The present study revealed that PLK1S1 promoted RCC tumorigenesis and enhanced sorafenib resistance of RCC through the miR-653/CXCR5 axis (Fig. 9). The present study not only discovered a novel regulatory mechanism in RCC, but also identified a potential novel therapy for patients with RCC.
Schematic diagram shows the mechanism by which PLK1S1 contributes to renal cell carcinoma tumorigenesis and chemoresistance.
Over the last decade, lncRNAs have attracted increasing attention and demonstrated their pivotal roles in various types of cancer, including RCC. For example, Dong et al (26) reported that lncRNA SNHG7 promoted proliferation and inhibited apoptosis of RCC cells by inhibiting the protein expression level of CDKN1A. Yue et al (27) revealed that the knockdown of lncRNA DLEU1 inhibited RCC progression by regulating the Akt and EMT signaling pathway. In the present study, it was demonstrated that PLK1S1 was upregulated in RCC tissues and cells, and that high expression of PLK1S1 was associated with an advanced TNM stage and poor prognosis in patients with RCC.
The competing endogenous RNA (ceRNA) network exhibits its regulatory function in human cancer, including RCC. For example, Yang et al (28) found that the lncRNA TUG1 acted as a ceRNA of miR-196a to accelerate the proliferation, migration and invasion of RCC. Shi et al (29) demonstrated that the lncRNA ROR sponged miR-206 to promote RCC progression through increasing the protein expression level of VEGF. Furthermore, Xie et al (17) demonstrated that hsa_circ_0004771 facilitated the proliferation and inhibited apoptosis in breast cancer by functioning as a ceRNA of miR-653 to regulate the ZEB2 signaling pathway. In the present study, it was confirmed that miR-653 had the ability to bind to PLK1S1. To the best of our knowledge this is the first time that the sponging effect of PLK1S1 on miR-653 in RCC has been discovered. In addition, the inhibitory effects of shPLK1S1 on RCC progression and chemoresistance of RCC cells to sorafenib were reduced by the miR-653 inhibitor. Therefore, to the best of our knowledge it has been demonstrated for the first time that PLK1S1 acted as a ceRNA to sponge miR-653 to promote tumorigenesis and enhance the chemoresistance of RCC.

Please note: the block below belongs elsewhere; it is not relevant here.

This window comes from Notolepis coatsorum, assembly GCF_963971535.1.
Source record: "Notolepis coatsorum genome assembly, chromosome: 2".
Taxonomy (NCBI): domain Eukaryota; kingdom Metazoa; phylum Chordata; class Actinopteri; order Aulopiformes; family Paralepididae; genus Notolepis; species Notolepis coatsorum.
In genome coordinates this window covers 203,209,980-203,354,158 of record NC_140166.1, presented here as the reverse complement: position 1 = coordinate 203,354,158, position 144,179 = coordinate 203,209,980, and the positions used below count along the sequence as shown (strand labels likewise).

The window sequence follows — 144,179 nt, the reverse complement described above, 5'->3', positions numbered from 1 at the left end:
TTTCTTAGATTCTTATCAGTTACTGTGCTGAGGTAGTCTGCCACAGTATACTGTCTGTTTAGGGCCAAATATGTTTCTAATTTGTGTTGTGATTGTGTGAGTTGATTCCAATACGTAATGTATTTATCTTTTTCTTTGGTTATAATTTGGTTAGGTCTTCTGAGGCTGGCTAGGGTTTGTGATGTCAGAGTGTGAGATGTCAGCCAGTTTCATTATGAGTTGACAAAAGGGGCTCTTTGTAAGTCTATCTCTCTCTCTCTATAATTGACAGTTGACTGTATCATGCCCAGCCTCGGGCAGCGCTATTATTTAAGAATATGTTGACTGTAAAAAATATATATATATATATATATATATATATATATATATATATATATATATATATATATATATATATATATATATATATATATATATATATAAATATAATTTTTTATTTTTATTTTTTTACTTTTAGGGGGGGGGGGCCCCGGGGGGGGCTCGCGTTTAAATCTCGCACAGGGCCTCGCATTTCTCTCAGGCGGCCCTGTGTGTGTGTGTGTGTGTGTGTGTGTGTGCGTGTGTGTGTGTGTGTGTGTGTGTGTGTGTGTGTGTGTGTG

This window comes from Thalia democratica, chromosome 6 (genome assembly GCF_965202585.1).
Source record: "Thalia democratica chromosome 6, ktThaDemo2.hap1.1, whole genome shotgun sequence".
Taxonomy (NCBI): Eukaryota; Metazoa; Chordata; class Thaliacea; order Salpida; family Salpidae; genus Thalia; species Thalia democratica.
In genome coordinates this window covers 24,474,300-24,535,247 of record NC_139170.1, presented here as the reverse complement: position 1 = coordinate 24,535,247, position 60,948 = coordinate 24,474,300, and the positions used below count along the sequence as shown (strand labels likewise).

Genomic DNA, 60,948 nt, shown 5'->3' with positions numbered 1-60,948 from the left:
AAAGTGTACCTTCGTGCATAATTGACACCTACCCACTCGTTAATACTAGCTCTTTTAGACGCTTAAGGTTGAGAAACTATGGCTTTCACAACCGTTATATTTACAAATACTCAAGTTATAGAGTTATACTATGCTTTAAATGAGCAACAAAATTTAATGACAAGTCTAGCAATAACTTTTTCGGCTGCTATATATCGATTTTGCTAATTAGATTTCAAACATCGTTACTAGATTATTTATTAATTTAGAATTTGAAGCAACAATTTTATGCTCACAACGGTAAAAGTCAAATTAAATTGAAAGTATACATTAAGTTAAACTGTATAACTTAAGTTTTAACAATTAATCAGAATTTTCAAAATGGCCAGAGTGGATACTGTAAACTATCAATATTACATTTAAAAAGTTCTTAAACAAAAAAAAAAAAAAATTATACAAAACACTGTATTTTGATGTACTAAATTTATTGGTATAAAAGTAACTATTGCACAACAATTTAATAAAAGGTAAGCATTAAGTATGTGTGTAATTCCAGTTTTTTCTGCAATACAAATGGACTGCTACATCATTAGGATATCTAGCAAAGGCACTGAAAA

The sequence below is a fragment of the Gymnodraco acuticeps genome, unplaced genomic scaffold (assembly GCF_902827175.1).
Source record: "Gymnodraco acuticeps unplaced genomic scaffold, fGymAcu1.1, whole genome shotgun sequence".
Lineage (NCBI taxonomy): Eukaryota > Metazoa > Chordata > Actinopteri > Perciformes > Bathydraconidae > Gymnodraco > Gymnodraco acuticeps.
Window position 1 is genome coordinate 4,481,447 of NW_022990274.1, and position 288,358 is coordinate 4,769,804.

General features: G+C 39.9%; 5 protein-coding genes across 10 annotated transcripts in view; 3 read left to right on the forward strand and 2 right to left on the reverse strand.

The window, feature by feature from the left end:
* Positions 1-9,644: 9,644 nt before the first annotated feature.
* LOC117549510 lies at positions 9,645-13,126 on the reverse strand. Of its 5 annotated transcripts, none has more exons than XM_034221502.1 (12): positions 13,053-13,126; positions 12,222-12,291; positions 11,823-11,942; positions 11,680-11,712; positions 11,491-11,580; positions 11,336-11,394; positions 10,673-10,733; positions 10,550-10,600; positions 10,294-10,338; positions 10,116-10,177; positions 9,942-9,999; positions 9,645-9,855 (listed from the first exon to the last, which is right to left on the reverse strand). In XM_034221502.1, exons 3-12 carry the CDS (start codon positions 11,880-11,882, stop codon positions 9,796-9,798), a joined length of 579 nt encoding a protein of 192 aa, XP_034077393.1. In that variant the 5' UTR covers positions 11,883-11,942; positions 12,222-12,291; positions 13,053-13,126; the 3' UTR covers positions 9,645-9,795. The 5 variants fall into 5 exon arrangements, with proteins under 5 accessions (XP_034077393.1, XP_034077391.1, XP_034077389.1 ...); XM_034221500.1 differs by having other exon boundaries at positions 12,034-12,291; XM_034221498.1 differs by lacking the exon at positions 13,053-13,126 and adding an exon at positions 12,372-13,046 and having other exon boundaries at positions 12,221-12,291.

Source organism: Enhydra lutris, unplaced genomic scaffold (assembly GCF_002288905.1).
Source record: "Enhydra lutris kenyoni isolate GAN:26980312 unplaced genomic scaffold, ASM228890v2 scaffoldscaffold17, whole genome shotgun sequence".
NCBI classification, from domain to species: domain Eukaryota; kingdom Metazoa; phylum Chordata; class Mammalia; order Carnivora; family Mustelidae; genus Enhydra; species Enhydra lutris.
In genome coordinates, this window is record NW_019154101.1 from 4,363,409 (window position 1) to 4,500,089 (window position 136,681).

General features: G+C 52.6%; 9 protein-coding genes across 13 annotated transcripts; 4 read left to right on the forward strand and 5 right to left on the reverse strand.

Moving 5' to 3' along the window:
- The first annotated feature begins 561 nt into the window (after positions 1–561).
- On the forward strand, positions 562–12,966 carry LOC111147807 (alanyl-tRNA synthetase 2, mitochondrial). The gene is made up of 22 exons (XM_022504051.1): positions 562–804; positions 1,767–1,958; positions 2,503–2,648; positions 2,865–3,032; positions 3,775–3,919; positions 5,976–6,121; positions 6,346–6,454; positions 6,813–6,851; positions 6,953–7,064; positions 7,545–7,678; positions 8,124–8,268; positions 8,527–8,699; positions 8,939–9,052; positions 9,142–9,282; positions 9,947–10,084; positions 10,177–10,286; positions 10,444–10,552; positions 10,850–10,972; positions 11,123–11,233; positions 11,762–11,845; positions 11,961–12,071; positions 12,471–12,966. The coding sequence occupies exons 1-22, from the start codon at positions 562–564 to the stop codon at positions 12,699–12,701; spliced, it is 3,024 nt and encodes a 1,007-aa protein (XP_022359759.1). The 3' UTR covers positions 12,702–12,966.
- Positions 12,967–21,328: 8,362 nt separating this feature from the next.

CXCRs, comprising of CXCR 1 to 7, are not only involved in the immune system but also in tumorigenesis and cancer development (30). For example, Saintigny et al (31) found that CXCR2 was associated with a low 5-year survival rate and promoted the invasion and metastasis of lung adenocarcinoma. Furthermore, Sun et al (32) reported that the knockdown of CXCR2 and CXCR3 suppressed the migration, invasion, colony formation and sphere-forming abilities of RCC cells. CXCR5 has been reported to be upregulated in ccRCC, and CXCR5 knockdown reduced the promoting effect of CXCL13 on the proliferation and migration of ccRCC cells (22). However, there are no previous studies that investigated the involvement of CXCR5 in RCC. In the present study, it was found that CXCR5 was a target of miR-653. In addition, the overexpression of CXCR5 rescued PLK1S1 knockdown- or miR-653 mimic-attenuated progression and chemoresistance of RCC cells, suggesting that CXCR5 was crucial for PLK1S1/miR-653-regulated progression of RCC.
In conclusion, the present study reported the potential molecular mechanisms of PLK1S1 in the tumorigenesis and chemoresistance of RCC. To the best of our knowledge it has been demonstrated for the first time that PLK1S1 contributed to RCC progression and enhanced the chemosensitivity of RCC cells via the miR-653/CXCR5 pathway. The results provide a further understanding in the treatment of RCC using a PLK1S1-targeted approach. However, further investigation is still required. Firstly, other lncRNAs may exist and serve as ceRNAs to regulate crucial gene expression in RCC. Secondly, PLK1S1 can bind to a number of miRNAs, of which, other miRNAs can also affect the development of RCC.
This study was supported by the Science and Technology Committee of Changning District of Shanghai (grant no. CNKW2018Y03).
Availability of data and materials
The datasets used and/or analyzed during the present study are available from the corresponding author upon reasonable request.
WL, DL and ML designed the present study. DY and YZ and SZ performed all the experiments. WL and ML analyzed the data and prepared the figures. WL and DL drafted the initial manuscript. ML reviewed and revised the manuscript. All authors approved the final version of the manuscript.
Ethics approval and consent to participate
All in vivo experimental procedures were approved by the Ethics Committee of Shanghai Jiaotong University School of Medicine.
Patient consent for publication
The authors declare that they have no competing interests.